In the lead-up to World Poetry Day on 21 March, UCT News will be publishing poems from students and staff, particularly around issues related to human rights and about human rights activists.
In June 2018, The Guardian published “Leaving home at 10” by Professor Harry Garuba as their poem of the week. Each week, celebrated British poet Carol Rumens picks a poem for publication and discussion. With his selection, Garuba, who passed away on 28 February 2020, joined the company of William Shakespeare, Abdellatif Laâbi and John Milton, among other notable poets, whose work has been published as the “poem of the week”.
“Leaving home at 10” comes from Garuba’s second collection, Animist Chants and Memorials, which is dedicated to his father, Joel O Garuba. At a recent memorial at the University of Cape Town, honouring the late English and African Studies scholar, his sister Blossom recounted how, as a young boy, he would join their father in the early morning, catching up on the latest news on BBC.
In this poem, he writes of his father, and of being separated from his family as he begins his journey at a boarding school. But, as Rumens writes, the “most crucial loss of all” was Garuba having to speak English at his new school, no longer free to speak his native Uneme.
“Being ʻboarded up in a new home’ means being imprisoned in English and Englishness. The new language is bland food, with ʻneither spice nor biteʼ,” writes Rumens.
“The last line, brave and succinct, uncovers the depth of the wound: ʻI miss the language that once lived in my body’.”
Leaving home at 10
It was an old Peugeot 403
They don’t make them anymore
Tyres inspected, engine oiled, brakes checked
All in order as only an old Peugeot can be.
Its creaking body held together by care,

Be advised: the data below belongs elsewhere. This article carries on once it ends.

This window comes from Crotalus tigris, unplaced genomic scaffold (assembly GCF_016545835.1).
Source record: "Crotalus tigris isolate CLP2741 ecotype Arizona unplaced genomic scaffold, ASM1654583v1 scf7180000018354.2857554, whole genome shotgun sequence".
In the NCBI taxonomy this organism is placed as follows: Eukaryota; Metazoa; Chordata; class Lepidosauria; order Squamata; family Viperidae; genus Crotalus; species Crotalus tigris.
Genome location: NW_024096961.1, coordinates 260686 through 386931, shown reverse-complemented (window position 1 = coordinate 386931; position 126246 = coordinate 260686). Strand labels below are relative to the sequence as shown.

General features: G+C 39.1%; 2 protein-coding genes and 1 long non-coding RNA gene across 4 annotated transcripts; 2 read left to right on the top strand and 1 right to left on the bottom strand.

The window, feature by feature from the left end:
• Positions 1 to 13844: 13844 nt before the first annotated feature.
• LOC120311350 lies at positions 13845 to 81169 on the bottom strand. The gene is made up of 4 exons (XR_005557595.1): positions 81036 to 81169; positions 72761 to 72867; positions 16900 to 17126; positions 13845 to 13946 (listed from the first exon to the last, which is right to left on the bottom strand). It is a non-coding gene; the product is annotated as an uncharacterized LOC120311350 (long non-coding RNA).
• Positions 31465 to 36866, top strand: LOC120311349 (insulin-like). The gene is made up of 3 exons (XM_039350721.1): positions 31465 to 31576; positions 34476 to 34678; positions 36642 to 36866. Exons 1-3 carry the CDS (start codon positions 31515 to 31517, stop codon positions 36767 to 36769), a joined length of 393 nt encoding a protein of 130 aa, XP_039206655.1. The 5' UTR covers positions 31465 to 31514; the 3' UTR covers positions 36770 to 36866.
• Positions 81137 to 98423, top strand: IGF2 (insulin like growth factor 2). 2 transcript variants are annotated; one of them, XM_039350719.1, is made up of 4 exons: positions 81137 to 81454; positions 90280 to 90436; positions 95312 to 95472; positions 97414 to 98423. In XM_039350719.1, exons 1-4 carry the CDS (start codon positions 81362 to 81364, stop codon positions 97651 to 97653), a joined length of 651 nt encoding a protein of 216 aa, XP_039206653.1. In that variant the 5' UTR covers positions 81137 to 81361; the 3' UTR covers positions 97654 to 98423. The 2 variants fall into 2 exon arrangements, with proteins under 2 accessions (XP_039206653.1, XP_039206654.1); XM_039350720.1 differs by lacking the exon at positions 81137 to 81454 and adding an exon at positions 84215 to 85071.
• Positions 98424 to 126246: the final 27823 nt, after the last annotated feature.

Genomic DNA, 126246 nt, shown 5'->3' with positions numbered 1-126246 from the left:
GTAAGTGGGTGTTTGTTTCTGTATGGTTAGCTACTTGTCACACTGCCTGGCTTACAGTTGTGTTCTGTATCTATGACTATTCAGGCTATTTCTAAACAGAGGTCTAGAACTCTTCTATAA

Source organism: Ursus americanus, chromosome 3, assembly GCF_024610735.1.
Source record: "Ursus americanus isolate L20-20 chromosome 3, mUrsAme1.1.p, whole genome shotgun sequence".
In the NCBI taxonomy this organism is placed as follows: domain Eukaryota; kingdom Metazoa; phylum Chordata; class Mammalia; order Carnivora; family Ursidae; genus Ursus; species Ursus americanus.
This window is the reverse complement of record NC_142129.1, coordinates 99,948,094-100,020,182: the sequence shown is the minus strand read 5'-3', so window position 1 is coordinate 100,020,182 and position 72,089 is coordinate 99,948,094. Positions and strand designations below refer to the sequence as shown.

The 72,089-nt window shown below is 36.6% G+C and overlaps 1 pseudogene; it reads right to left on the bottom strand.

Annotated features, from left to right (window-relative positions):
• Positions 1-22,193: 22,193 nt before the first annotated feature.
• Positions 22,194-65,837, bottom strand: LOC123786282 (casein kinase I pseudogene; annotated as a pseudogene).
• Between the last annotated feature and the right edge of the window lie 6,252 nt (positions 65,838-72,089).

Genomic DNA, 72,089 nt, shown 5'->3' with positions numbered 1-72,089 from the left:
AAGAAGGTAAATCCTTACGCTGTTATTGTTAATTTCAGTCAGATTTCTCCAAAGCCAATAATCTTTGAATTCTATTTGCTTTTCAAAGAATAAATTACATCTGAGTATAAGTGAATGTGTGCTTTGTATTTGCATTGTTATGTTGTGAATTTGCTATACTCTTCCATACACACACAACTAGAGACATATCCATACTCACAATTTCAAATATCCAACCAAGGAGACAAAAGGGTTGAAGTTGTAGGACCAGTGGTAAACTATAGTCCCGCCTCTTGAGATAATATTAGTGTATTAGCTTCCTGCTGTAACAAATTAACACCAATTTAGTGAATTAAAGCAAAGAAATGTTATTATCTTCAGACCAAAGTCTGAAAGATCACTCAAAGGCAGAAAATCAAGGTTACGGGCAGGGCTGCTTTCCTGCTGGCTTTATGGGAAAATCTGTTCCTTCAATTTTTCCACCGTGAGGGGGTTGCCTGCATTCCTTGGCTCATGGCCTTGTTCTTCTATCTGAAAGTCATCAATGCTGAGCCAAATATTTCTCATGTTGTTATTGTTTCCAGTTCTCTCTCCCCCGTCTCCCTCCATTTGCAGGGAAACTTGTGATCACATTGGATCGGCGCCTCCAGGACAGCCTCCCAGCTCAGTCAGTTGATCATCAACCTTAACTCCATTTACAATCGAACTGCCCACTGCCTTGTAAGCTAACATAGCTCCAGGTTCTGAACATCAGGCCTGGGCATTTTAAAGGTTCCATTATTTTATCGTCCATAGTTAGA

My father drove me to the boarding school
In a small town one hour away from home …
My tears and the car held through the journey
Through the pothole in my heart and the tear on the road
Through the window, I watched the world rush past
The houses and the trees and the streets and the names
I had known and loved, all running backwards, with
No time to pause for a goodbye, no time to wave
To the departing son leaving the embrace of home and hearth
We arrived over an hour later, father and son,
driving through the school gate to the dormitory
that was to be my home for the next five years.
Then my father left … and, averting my eyes, I cried.
On initiation night I recited the prescribed words:
“I am a fag, a rotten green toad. I promise
to give up all my rustic and outlandish ways
and to become a true student of Government College, Ughelli.”
Soon after I lost the language of guavas and spirits
And ever since I have been boarded up in a new home,
A new language with neither spice nor bite.
I miss all the coarse and colourful words I can no longer use
The power and potency of the curse uttered with a gob of spittle
Let loose in the language of the body and the spirit
I miss the language that once lived in my body.
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